Frances, under seventeen at that date.^^ His monument in the 
Church of Midsomer Norton, without armorial shield but adorned 

isi Will of Agnes Gorges, 1419, among the Gorges papers at Wraxall 
Rectory. Clifton Antiqvxirian Chib Transactions, iv. 241. 

132 Collinson*s Somerset, II. 151. 

133 Somerset Wills, VI. 99, 100. 

13* He had another daughter, Elizabeth, who married first Michael 
Meredith, and secondly Coxe. Will 1655.— Somerset Wills, III. 56. 


with. Jacobean carvings, was restored by bis son, Sir Charles 
Harbord, in 1678. Edward Tynte of Chelvey, Esq., by bis will, 
1629, left a gold ring to his nephew, Mr. Charles Harbord. 

Sir Charles Harbord, bom at Wraxall about 1595, was Surveyor- 
General to Kings Charles I. and 11., was of Stanning HaJl, co. 
Norfolk, and Morehall, co. Herts. He married Mary, daughter of 
John Yan Alst of Flanders, and by her (who died 5th Sept., 1666, 
set. 6i) had issue four sons and three daughters, all mentioned in 
his will 1678.^ He was buried at Besthorpe, co. Norfolk, 
11th June, 1679.13* 

His eldest son, Philip Harbord, married Anne, sister and co-heir 
of Anthony Drury of Besthorpe, Esq. (she died Jan. 1678-9), and 
by her had two daughters, Anne and Elizabeth, mentioned in their 
giandfather's Will as under age in 1678. He died in 1687. 

William Harbord, the second son, was of Grafton Park, co. 
Northants, Ranger of St. James' Park, and Ambassador to the 
Ottoman Porte. He married first Mary, daughter and co-heir of 
Arthur Duck, LL.B., Master of Requests, of Chiswick, co. 
Middlesex, and Grafton Park, inheriting that estate jure uxoris, by 
whom he had three daughters and co-heirs ; 1, Margaret, married in 
1689 to Robert King second Baron Kingston of Ireland, died 
without issue 1998; 2, Mary, wife of Sir Edward Ayscougb of 
Soutb Kelsey, co. Line, by whom she had two daughters ; and 3, 
Grace, who married Thomas Hatcher of Kirkly, co. Line, and died 
without issue in 1703. William Harbord married secondly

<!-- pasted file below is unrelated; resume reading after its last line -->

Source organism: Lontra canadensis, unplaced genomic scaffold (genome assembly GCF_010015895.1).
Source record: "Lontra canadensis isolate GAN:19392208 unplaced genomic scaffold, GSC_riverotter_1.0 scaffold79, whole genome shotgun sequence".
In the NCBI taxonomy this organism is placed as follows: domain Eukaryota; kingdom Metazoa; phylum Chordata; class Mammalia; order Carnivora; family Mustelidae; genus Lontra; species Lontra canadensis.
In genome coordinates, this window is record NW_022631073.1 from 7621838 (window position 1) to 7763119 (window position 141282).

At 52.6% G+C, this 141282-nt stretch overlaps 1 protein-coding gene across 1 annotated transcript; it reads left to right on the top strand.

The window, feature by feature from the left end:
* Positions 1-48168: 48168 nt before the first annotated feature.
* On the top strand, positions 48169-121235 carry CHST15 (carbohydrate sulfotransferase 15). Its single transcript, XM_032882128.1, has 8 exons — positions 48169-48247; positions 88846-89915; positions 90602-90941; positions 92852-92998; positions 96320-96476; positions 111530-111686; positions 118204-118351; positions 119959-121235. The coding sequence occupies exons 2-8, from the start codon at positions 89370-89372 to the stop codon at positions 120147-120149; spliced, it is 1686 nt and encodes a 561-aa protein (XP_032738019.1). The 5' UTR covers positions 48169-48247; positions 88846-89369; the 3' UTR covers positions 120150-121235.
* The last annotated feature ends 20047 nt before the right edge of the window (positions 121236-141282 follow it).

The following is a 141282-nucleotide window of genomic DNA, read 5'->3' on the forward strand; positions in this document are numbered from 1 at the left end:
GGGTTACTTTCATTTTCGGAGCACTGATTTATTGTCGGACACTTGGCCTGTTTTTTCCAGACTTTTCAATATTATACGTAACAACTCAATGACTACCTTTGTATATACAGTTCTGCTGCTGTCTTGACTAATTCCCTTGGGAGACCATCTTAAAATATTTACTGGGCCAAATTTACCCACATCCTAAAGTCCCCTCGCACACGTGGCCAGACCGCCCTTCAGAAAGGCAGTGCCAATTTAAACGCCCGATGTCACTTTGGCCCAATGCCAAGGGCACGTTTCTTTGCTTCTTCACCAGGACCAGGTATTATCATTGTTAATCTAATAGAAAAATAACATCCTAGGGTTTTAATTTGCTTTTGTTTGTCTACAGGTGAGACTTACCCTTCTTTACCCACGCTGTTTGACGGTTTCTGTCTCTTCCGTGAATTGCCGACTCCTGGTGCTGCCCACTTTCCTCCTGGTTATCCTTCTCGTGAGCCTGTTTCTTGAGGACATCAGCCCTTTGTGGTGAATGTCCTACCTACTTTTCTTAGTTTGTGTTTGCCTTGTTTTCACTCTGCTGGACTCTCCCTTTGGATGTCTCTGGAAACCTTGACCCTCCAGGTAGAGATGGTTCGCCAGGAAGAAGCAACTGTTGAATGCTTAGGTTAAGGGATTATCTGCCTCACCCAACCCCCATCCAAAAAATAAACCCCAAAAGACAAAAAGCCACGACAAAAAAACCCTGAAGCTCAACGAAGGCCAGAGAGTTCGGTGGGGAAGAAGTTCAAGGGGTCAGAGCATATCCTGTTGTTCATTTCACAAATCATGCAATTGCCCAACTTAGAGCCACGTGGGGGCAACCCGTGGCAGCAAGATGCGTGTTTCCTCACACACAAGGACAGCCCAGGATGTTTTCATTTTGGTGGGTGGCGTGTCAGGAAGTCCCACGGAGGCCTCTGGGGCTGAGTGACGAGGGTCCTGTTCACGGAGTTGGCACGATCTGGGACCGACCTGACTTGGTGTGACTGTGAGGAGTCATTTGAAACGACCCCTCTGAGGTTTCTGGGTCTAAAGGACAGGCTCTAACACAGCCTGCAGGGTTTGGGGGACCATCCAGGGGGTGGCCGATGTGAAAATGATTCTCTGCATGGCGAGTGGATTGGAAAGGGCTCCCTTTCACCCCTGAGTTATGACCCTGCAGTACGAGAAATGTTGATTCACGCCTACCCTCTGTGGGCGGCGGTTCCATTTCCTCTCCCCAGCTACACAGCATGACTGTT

Catherine, daughter of Edward Russell and sister of Edward Earl 
of Orford, and by her had issue a fourth daughter and co-heir, 

135 Somerset Wills, VI. 99, 100. 

136 Baker's Northamptonshire, II. 172. In 1670, for his services as Auditor 

of the Duchy of Cornwall, Surveyor-General of all the Royal Manors 
and of the jointures of Queens Henrietta and Catherine, he had an 
augmentation of honour to his Coat of Arms (already granted by 
Sir William Segar, * Quarterly azure and gules 3 lions rampant 
argent*) of a fourth lion and an imperial crown. 



Letitia, married 1703 to Sir Eowland Winn of Nostell Priory^ 
CO. York, third Baronet, from whom descend Barons Headley and 
St. Oswald. 

Sir Charles Harbord, the third son, a captain E.N., unmarried^ 
w^as killed at sea in action against the Dutch in 1672, and buried 
in Westminster Abbey. 

John Harbord, the fourth son, of Gunton, co. Norfolk, married 
Catharine, daughter of Sir John Eous of co. Suffolk, but dying 
without issue in 1710, left that estate to his nephew, Harbord 
Oropley, of whom below, who took the name of Harbord. 

Anne Harbord, the eldest daughter of Sir Charles, married 
Eichard Newman, of Fivehead Magdalene. Hester Harbord, the 
second, married Simon BritifEe of Cley, co. Norfolk. 

Catherine Harbord, the third, married, first Thomas Wright of